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I ran into a couple of high pointers this summer (about #44 for them, #1 for me) on Granite in MT. But they've been saving all the glaciated western peaks. It is kinda goofy and contrived, just about anything in Washington state is better than what passes for a high point in most of the states east of the Mississippi. I'll vouch for Granite not being a cake walk. The technical difficulty is fairly low (mostly third class, fairly obvious route finding for the most part), but it's a long approach and Froze To Death Plateau is not the friendliest place to hang out.

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Nevada's High point, Boundary Peak, is a miserable scree slog. I think the only reason anyone would head up there is the fact it is the high point. That's the reason I went. tongue.gif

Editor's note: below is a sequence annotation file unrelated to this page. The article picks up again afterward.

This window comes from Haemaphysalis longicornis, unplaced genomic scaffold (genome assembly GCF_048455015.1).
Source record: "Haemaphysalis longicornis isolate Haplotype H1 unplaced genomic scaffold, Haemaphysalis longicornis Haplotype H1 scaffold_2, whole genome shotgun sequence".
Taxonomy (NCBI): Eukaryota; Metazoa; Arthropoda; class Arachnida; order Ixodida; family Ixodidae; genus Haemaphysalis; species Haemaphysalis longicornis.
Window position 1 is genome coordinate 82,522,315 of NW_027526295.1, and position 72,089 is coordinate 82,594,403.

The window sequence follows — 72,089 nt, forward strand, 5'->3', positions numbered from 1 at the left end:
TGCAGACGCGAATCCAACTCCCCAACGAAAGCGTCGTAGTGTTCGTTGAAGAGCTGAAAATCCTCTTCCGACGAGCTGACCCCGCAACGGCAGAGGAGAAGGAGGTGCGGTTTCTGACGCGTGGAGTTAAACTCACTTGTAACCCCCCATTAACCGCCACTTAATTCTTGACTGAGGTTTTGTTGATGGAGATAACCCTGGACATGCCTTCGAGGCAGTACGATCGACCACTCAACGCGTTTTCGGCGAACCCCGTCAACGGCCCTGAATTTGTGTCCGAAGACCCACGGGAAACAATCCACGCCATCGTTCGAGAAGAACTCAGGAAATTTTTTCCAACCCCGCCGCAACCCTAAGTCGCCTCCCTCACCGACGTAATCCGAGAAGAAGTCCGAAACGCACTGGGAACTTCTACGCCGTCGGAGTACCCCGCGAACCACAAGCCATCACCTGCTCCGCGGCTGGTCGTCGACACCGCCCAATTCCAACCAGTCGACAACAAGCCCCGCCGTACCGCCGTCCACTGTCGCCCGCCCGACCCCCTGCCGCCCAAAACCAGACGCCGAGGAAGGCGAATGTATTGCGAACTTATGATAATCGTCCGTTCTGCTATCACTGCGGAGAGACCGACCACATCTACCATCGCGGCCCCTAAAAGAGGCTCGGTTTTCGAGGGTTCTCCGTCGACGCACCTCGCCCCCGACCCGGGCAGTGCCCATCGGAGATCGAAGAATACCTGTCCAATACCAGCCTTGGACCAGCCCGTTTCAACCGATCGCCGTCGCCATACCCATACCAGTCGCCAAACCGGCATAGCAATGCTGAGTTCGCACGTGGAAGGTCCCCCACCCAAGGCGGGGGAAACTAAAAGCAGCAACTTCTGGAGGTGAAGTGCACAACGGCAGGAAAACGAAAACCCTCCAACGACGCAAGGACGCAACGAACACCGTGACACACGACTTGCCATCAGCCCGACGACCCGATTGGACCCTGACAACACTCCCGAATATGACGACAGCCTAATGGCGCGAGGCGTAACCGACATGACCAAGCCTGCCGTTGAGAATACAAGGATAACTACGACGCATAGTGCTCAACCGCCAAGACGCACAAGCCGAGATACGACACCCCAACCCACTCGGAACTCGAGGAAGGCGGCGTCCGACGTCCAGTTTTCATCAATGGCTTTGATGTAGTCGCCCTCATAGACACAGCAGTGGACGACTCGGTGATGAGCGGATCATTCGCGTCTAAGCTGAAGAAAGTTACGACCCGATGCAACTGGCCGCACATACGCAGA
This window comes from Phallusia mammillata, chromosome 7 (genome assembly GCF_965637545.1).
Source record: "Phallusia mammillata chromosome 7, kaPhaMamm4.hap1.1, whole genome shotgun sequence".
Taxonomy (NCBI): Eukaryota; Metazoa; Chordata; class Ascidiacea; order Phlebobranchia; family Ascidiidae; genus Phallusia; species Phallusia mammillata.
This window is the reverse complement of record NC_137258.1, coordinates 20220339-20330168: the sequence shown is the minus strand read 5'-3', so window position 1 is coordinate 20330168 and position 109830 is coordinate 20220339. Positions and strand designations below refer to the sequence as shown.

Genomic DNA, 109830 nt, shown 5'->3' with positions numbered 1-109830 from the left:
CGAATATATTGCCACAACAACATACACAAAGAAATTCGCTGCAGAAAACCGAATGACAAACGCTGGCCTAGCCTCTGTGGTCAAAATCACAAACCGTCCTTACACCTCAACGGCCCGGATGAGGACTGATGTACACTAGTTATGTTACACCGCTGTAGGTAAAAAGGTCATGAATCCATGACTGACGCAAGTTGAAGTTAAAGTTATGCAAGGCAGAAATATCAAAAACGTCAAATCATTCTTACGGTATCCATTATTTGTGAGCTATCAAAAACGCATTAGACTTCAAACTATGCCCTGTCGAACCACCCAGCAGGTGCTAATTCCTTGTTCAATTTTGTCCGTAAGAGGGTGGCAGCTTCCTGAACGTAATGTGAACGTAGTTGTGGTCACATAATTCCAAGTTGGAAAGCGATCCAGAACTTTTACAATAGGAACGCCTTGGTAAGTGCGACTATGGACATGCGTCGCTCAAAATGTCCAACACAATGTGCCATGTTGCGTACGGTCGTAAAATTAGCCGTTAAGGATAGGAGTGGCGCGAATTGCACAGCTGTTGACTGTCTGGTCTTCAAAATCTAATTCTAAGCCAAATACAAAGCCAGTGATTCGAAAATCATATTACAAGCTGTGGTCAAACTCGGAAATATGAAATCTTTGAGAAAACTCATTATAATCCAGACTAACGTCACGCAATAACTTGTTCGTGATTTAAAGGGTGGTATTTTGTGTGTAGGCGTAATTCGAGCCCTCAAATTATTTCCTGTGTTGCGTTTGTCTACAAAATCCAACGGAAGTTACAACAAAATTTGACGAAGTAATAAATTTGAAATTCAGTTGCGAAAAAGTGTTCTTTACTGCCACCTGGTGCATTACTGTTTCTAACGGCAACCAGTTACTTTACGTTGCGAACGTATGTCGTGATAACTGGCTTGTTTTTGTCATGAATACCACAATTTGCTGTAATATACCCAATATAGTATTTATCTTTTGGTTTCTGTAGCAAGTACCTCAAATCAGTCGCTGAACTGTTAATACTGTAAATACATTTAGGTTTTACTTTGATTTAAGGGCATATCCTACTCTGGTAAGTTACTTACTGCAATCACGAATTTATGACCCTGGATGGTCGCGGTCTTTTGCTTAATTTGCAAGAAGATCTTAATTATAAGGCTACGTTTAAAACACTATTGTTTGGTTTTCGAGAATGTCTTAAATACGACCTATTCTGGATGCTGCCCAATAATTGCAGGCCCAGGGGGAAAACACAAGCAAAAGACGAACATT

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I suffered on Boundary Peak too: puked at my 12,400-ft bivy (highest I've ever camped on a mountain thus far). The horsecock must have been tainted.

 

Yeah, the scree in the ENE Basin is so miserable that I purposely went back via the East Ridge, whereupon I made acquaintance with a beautiful bristlecone pine. The East Ridge was not devoid of its own scree, though. Actually, mostly it was sand, the type seen in the above link picture.

 

Fox: is that the the chimney pitch below the keyhole on the East Ridge Route of Granite? I debated free climbing that chimney but opted against it since I was all alone up there. Instead I followed the sometimes-cairned circuituous route to the right.

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klenke said:

Fox: is that the the chimney pitch below the keyhole on the East Ridge Route of Granite? I debated free climbing that chimney but opted against it since I was all alone up there. Instead I followed the sometimes-cairned circuituous route to the right.

 

I have no idea. I just poached that picture off the web.

Is Granite Peak a worthwhile climb?